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Archive for September, 2011

Netted Stinkhorn

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The way I discovered this netted stinkhorn fungus (Dictyophora duplicata) was the same way flies find it – the odor emanating from it is much like that of a decomposing body.  This odor comes from the spores of the stinkhorn – the  slimy, olive-green matter on the head, or top portion of the fungus.  When mature, the spores have a fetid odor which successfully lures insects to the stinkhorn.  They eventually depart from the fungus, and procede to disperse the spores that stuck to them far and wide.   Although it’s not too discernible in these photographs, netted stinkhorns derive their name from a fishnet-like veil, or skirt, below the head of the fungus.


Small Milkweed Bugs

This time of year you can often find many orange and black bugs on milkweed leaves.  If they are black with an orange “X” on their forewings, they are small milkweed bugs (Lygaeus kalmii).  This combination of colors, which many insects that feed on milkweed have, warns predators that, due to ingesting milkweed toxins, red and orange insects may be bad for their health.  Adult small milkweed bugs feed mainly on milkweed seeds, but they also consume the nectar of a variety of flowers.  In addition, they occasionally prey on insects, such as the ant in the accompanying photograph.


Red maple leaves can already be seen scattered on the forest floor.  Their red color, as well as the purples of autumn foliage, come  from a group of pigments called anthocyanins.  Unlike carotenoids, pigments which produce yellows and oranges and are present in leaves year round, anthocyanins are produced towards the end of summer.  At this time phosphate, which has been helping break down the sugar that the plant has made during the warmer months, begins to decrease in the leaf, and this triggers the production of anthocyanin pigments.  The amount of anthocyanin produced is, in part, determined by the weather — cool and sunny days, and cold, but not freezing, nights all but guarantee brilliant foliage. Let’s hope the temperature drops a bit in the near future!



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Mosquitoes are as thick as I have ever seen them, a fact which was brought home to me when I stood still for an extended period of time photographing an eastern chipmunk.  The chipmunk had moments of stillness as well, and was equally plagued by mosquitoes.  There were often clouds of these insects around both of our heads, but in this photographic sequence, you can watch one lone mosquito (near one of the chipmunk’s ears) fill up with the chipmunk’s blood.  While male mosquitoes feed on nectar, females feed on both nectar and blood.  After the female mosquito digests the blood, her eggs develop and she lays them in still bodies of water, after which she searches for another source of blood.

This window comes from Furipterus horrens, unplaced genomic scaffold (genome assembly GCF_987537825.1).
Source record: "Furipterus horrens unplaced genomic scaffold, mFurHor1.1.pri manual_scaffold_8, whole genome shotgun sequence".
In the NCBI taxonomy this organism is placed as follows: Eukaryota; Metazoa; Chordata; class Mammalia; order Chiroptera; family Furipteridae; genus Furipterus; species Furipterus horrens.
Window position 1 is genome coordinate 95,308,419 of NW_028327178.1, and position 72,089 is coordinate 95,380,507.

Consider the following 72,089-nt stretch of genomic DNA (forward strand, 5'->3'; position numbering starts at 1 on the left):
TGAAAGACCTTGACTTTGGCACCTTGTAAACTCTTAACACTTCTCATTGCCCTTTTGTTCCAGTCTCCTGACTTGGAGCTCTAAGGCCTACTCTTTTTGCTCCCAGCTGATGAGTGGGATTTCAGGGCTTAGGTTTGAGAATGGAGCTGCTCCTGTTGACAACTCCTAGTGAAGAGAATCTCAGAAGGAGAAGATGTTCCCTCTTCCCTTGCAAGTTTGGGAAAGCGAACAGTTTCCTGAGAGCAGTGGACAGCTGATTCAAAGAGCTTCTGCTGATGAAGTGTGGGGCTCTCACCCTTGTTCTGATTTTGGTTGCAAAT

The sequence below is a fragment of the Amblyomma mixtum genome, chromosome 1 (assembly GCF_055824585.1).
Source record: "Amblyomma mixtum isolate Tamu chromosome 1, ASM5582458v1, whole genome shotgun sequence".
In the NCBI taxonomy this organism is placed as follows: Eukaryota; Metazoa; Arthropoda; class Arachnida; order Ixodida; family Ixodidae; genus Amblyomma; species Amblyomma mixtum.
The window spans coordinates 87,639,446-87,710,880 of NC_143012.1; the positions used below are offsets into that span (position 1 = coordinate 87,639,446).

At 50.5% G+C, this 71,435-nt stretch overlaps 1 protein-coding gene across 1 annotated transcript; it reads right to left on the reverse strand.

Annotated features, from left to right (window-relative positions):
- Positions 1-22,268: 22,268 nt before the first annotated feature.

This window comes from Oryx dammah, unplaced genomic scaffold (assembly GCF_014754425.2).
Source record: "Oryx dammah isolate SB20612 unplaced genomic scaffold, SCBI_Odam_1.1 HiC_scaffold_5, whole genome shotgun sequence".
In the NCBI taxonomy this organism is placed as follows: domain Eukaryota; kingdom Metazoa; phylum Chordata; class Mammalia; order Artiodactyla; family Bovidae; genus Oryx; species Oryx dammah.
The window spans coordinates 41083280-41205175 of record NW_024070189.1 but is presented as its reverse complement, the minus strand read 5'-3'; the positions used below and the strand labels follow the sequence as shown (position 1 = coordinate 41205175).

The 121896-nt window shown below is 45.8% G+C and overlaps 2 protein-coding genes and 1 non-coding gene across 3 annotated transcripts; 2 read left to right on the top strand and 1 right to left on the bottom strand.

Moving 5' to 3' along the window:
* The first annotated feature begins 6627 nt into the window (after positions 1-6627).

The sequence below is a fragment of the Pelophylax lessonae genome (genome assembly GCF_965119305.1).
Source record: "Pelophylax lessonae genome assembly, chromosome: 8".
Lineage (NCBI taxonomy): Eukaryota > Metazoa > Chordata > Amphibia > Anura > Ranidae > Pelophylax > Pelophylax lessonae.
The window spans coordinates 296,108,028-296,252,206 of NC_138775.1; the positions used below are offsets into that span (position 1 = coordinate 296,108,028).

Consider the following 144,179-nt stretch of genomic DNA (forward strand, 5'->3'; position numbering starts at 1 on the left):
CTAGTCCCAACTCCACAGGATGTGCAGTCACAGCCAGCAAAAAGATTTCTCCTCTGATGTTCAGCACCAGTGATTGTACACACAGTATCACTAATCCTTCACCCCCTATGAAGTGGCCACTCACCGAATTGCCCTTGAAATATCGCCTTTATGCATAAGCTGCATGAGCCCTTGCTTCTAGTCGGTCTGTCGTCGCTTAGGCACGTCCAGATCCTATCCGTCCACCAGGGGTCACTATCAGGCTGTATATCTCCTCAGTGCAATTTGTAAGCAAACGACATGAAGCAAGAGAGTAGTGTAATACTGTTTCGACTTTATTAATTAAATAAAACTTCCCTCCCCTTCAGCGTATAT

Millipede Mystery

This morning I discovered the exoskeletons of nine millipedes clumped together at the top of a rotting stump.  They were covered with slug slime, with said slug still at the scene. Presumably its stomach was full of millipede innards.  If anyone can explain this phenomenon to me, I would be most grateful!

Blinded Sphinx

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Sphinx moths (also known as hawk moths, and the larvae as hornworms) are a group of long-tongued moths that possess the most acute color vision of any animal. The larvae possess a “horn”, eyespot or hard button on their abdomen. (The tobacco hornworm and tomato hornworm are sphinx moth larvae.) The larva of the Blinded Sphinx moth (Paonias excaecatus) is the most common sphinx moth larva in many of New England’s woods.  Its bright green color and granulated skin may camouflage it amongst the leaves of the oak, hop hornbeam, cherry and poplar trees that it eats, but when crawling on the forest floor, as this one was, it’s hard to miss.  The larva burrows into the soil in the fall and pupates. An adult moth emerges the following summer and mates, but does not feed. This moth ‘s name refers to the fact that the small blue spot (or “iris”) on the hindwing has no central black spot (or “pupil”)  and is therefore “blind.”  The spots of the similar Twin-spotted Sphinx (Smerinthus jamaicensis)  has a black “pupil” which allows it to see.  p.s. Old habits die hard — I will continue to post whenever time allows!

Naturally Curious Kids

 I want to share some exciting news with readers of my Naturally Curious blog and Facebook page! For the next year or so I will be working on a new book, NATURALLY CURIOUS KIDS, which Trafalgar Square Books will be publishing in 2013.  While I am looking forward to this project, it means that I won’t have the time to continue to make daily postings on my Naturally Curious blog or Facebook page.  Daily walks, photography, research and composing posts – even short ones — consume much of my time, and in the coming months that is time that I will need to put into my new children’s book.   Please note that I will continue to post entries (how could I stop sharing my discoveries?), they just won’t be as frequent – perhaps once or twice a week.  I hope you will continue to follow them and enjoy the outdoors as much as I do. I look forward to sharing my new book, and the photos I capture in the course of its development, with you in the days ahead.   (The curly-headed cutie is my daughter Sadie, 25 years ago…)